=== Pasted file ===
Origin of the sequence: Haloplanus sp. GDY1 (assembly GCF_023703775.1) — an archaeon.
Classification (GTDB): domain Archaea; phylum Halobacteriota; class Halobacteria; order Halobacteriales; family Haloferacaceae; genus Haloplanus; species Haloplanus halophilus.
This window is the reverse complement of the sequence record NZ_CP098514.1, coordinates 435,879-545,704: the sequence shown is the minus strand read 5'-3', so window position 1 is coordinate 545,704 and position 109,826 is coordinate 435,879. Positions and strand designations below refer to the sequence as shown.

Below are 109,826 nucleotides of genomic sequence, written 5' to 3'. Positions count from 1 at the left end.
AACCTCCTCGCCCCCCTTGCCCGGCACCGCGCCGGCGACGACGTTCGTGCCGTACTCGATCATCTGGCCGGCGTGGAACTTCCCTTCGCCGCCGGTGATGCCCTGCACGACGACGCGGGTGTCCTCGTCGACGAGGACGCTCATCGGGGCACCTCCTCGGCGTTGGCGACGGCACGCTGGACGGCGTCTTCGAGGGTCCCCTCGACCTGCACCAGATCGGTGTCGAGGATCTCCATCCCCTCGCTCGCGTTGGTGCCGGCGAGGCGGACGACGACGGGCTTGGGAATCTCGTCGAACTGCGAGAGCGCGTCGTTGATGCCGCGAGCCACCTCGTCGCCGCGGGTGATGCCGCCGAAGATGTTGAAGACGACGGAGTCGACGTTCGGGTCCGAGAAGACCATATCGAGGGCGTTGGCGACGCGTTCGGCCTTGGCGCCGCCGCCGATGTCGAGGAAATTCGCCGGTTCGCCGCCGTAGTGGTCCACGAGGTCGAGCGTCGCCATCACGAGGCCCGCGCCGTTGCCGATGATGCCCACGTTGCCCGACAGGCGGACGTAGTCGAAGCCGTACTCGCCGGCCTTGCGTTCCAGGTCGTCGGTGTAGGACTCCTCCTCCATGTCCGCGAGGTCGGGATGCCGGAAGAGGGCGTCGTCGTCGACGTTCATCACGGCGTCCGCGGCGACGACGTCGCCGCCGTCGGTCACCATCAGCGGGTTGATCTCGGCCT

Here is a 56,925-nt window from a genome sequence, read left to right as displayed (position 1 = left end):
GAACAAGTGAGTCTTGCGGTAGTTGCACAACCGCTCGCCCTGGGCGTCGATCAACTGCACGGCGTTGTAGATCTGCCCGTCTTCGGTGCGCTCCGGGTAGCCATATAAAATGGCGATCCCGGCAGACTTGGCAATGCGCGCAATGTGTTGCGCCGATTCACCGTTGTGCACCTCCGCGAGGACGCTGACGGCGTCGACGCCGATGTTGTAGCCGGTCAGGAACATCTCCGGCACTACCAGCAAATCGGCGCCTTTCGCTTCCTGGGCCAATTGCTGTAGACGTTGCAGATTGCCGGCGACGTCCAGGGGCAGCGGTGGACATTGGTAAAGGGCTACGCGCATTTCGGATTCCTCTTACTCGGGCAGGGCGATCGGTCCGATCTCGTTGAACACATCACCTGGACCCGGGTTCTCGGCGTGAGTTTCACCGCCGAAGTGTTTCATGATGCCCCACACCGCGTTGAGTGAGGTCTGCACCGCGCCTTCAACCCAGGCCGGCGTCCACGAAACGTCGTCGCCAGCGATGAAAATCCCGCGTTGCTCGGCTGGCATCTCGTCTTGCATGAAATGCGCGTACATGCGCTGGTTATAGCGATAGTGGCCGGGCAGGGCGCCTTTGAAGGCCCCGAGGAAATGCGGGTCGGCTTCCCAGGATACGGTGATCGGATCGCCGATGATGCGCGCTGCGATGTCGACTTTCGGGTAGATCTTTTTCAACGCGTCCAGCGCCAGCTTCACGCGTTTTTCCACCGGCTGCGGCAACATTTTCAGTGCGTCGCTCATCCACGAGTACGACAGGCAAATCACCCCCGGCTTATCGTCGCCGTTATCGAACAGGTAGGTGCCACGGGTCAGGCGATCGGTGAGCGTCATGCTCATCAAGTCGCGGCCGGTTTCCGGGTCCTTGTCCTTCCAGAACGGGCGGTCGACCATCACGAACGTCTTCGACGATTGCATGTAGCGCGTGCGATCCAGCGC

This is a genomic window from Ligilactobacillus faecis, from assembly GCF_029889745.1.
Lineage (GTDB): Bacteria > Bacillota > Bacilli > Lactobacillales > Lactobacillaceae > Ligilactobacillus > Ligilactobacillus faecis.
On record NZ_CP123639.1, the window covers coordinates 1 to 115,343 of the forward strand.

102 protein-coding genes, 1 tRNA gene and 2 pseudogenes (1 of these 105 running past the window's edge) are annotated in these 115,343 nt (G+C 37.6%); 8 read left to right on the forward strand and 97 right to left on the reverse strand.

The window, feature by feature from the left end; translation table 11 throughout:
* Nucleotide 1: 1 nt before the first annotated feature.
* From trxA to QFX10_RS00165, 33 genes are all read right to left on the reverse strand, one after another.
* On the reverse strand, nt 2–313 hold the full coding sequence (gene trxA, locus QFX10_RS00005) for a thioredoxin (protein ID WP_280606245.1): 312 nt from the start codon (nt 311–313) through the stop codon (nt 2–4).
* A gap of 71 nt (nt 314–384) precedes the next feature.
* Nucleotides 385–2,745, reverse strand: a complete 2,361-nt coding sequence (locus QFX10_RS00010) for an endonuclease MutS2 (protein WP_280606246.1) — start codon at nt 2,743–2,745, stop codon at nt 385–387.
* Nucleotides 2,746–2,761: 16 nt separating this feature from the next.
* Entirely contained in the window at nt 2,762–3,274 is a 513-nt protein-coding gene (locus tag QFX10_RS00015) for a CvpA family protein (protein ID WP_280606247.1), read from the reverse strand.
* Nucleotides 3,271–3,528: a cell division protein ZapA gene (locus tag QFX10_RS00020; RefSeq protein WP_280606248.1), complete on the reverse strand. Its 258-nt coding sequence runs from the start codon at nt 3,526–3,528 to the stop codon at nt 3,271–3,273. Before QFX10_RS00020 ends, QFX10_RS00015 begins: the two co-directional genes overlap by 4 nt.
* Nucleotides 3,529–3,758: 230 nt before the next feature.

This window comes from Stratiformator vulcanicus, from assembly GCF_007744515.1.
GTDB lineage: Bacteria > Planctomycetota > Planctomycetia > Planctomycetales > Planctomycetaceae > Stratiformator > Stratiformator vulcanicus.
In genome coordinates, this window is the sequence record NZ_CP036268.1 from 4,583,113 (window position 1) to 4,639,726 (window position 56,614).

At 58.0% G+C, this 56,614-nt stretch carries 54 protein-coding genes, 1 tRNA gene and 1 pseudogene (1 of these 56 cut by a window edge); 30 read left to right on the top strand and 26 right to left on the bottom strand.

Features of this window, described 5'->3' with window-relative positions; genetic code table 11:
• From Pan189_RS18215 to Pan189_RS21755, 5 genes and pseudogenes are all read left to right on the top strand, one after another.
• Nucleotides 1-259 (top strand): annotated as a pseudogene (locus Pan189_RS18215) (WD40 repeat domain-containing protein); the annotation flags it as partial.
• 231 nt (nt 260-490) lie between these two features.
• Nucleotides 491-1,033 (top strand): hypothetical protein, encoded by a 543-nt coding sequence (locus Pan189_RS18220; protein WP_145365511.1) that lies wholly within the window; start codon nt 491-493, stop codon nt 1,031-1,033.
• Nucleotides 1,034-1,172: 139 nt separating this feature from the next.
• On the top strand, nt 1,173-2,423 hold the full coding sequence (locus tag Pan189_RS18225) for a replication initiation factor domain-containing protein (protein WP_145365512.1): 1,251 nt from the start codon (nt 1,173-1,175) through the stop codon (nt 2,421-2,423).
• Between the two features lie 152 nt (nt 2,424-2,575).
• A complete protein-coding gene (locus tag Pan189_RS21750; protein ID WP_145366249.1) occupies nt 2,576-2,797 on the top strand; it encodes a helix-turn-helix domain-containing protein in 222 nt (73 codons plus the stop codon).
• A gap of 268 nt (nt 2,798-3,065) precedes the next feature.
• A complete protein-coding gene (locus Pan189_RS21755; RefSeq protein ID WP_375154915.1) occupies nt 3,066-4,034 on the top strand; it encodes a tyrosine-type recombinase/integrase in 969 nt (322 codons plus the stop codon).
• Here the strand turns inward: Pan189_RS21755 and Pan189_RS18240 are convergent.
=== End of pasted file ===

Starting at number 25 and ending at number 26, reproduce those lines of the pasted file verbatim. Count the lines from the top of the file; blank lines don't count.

At 58.0% G+C, this 56,614-nt stretch carries 54 protein-coding genes, 1 tRNA gene and 1 pseudogene (1 of these 56 cut by a window edge); 30 read left to right on the top strand and 26 right to left on the bottom strand.

Features of this window, described 5'->3' with window-relative positions; genetic code table 11: